Caerleon Remembered - Characters
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Caerleon had a few characters, such as Harriet who lived in Backhall Street. A tiny little lady she lisped and had the longest tongue, ever. She worked as a char lady at the Vicarage in Llanhonnock, each day walking the two miles to the country village. She always carried a fish frail, a type of woven straw shopping bag, into which she would put anything she could scrounge on the way from out of the fields, such as potatoes and swede. She was quite fun to talk to. Everyone knew Harriet.

Charlie Allet

Charlie was a casual worker seeking labour on the farms. He was a tall fair-haired man, quite good-looking and very polite.

He was spotlessly clean and neat in spite of sleeping rough in barns and outbuildings.

He wore moleskin trousers scrubbed white, with a strap around the leg, just below the knee, to keep the bottom of his trousers out of the mud, and always a spotted handkerchief around his neck.

He often worked for us when extra help was needed, such as haymaking, and always sat at table with us - my mother treated the workmen well.

Jack Wrexham

Jack too was a casual worker around the farms, a tall dark haired man, I think an ex-guardsman, again a clean man in spite of living rough.

He lived in a dingle between Penrose Farm and the Glebe Farm, Usk Road, quite hidden from view, with a stream running through, and so having plenty of water for washing his clothes and his person. He had cut himself a dugout in the bank which was of red clay and could be fashioned into shape. He had moulded a fireplace with a mantelshelf on which he kept his tobacco.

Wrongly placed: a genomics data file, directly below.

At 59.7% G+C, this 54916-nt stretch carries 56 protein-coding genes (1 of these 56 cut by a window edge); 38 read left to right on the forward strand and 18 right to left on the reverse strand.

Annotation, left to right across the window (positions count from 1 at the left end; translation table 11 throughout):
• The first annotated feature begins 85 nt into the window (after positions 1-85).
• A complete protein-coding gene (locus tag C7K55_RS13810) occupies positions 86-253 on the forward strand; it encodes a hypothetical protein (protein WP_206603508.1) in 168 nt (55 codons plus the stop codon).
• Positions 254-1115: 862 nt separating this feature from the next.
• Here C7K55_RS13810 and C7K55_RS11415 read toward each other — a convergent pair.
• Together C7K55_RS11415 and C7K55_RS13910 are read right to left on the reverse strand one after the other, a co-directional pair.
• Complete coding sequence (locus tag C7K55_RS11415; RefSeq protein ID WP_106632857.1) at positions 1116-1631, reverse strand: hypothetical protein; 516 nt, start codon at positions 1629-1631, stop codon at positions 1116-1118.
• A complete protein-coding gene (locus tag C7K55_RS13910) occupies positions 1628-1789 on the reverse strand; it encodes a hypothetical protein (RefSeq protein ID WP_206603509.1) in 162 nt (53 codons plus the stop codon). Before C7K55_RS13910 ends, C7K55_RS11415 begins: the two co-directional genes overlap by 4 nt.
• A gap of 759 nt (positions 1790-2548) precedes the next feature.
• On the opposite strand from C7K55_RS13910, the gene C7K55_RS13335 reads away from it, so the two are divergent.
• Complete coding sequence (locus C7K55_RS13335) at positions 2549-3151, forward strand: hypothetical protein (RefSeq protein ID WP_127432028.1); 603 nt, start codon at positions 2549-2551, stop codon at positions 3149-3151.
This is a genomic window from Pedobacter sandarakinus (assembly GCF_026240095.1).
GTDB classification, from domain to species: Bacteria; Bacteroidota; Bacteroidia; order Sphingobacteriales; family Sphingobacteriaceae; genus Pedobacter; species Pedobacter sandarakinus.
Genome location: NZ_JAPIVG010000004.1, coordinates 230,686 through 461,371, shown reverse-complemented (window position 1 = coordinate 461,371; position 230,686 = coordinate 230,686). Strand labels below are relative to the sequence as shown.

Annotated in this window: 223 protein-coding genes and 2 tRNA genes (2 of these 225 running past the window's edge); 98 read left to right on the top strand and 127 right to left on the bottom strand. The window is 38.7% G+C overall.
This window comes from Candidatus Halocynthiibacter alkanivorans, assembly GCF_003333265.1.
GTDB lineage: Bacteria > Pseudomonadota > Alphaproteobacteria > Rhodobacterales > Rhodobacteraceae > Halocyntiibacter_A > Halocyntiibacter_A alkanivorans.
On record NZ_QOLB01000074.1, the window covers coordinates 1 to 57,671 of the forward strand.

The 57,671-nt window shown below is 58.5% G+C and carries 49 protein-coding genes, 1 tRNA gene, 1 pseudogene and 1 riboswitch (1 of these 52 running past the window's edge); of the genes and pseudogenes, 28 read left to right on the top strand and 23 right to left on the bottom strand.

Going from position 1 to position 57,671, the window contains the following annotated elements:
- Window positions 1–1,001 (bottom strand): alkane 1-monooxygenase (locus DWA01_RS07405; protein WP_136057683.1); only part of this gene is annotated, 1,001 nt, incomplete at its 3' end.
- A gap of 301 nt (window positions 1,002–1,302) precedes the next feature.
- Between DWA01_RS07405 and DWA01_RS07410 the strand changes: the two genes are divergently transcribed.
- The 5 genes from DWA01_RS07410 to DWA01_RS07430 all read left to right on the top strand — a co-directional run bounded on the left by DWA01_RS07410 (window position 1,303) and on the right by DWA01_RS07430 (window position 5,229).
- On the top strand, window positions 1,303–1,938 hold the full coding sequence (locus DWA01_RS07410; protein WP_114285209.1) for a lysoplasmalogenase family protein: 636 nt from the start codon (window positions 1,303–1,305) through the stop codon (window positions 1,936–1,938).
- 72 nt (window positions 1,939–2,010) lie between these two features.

I remember going with my brother John (he wanted to see Jack Wrexham as he had work for him) and so I was able to see his abode. It was quite snug, the area around quite neat and tidy, perhaps due to his army training.

Black Tom

Tom was a tramp who travelled the countryside. He was aptly named, he was so dirty… his face was black, his clothes were black and shining with dirt. I don't think he had washed for years. He wore two bowler hats one on top of the other.

His billy can, frying pan, and mug, hung about his person; all black from cooking on a camp fire. I was only a child but watched fascinated. He usually called at our place, the Tan House, on passing through the area; begging for food. Mam never turned anyone away without giving them food, so Tom would sit on the ground with his back against the garden wall and Mother would take him a jug of tea, bread and cheese and a thick slice of cake. He was quite harmless, but the children in the street would run a mile from him. There were quite a few tramps around at that time.

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Memories of Caerleon Past:

[ Brian Blythe ] [ Mary Isobel Davies ] [ Cosette Allsopp ] [ Lionel Turner ] [ Lyndon Watts ] [ Evacuee Mavis Robinson ]